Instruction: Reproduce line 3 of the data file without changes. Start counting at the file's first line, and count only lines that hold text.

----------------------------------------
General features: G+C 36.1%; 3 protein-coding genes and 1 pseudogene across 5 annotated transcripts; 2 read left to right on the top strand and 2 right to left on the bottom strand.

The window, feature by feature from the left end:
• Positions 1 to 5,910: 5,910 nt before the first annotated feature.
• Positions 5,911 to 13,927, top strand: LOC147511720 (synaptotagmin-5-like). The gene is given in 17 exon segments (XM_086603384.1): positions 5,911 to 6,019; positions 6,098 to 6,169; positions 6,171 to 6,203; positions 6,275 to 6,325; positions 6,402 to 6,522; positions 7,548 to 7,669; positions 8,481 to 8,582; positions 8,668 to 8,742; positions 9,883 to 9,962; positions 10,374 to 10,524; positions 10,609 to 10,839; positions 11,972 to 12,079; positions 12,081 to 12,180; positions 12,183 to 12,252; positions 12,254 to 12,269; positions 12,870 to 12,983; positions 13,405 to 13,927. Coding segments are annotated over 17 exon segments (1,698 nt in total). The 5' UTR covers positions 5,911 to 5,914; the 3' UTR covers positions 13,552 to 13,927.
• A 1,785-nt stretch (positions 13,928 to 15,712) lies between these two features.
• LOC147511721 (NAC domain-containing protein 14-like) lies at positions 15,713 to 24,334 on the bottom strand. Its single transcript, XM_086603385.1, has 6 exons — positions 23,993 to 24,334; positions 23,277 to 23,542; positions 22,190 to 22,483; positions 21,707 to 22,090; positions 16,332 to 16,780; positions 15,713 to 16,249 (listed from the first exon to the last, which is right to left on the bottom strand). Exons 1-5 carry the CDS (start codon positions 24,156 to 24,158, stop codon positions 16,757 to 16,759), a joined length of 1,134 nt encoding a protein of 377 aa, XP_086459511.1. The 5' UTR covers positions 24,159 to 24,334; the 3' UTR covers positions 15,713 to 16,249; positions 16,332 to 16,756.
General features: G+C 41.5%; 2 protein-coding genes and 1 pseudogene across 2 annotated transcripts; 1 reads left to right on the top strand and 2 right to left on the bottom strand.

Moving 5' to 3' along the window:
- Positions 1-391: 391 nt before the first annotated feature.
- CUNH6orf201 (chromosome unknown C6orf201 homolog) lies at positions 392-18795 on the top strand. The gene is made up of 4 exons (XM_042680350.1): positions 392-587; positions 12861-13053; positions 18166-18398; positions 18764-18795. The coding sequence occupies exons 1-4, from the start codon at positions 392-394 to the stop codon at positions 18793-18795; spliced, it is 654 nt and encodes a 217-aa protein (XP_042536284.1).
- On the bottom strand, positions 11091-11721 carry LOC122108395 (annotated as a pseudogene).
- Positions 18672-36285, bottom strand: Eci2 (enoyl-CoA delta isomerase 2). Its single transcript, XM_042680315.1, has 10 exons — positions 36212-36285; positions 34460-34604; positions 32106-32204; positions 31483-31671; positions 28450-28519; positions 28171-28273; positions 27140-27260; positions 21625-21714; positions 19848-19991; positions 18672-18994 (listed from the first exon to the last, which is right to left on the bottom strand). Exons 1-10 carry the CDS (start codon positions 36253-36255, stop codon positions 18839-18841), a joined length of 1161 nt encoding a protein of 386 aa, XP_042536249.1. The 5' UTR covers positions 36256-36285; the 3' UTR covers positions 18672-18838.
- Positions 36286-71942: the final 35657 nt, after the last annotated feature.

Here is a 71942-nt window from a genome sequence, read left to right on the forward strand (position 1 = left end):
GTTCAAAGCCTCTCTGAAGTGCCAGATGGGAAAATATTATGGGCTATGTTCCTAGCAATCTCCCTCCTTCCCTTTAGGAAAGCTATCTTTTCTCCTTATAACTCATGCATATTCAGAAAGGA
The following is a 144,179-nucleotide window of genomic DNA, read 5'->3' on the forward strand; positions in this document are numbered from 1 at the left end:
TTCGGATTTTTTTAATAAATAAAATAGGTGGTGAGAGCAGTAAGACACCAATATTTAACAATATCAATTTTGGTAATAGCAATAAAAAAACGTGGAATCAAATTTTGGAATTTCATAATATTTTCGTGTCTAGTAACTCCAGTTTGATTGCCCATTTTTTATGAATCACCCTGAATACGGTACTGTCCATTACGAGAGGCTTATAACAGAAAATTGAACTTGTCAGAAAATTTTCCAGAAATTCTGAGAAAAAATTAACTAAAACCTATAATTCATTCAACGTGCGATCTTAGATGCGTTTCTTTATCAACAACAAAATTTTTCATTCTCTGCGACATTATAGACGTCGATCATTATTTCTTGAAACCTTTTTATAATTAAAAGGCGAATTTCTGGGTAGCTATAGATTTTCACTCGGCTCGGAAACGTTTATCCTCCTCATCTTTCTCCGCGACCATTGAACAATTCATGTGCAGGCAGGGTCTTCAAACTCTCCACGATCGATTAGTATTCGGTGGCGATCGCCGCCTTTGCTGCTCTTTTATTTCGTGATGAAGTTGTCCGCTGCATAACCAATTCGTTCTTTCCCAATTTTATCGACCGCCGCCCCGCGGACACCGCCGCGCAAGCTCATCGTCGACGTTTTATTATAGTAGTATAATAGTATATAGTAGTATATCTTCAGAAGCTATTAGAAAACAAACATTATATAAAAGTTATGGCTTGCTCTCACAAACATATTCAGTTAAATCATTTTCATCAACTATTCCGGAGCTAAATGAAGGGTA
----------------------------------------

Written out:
• Positions 1 to 5,910: 5,910 nt before the first annotated feature.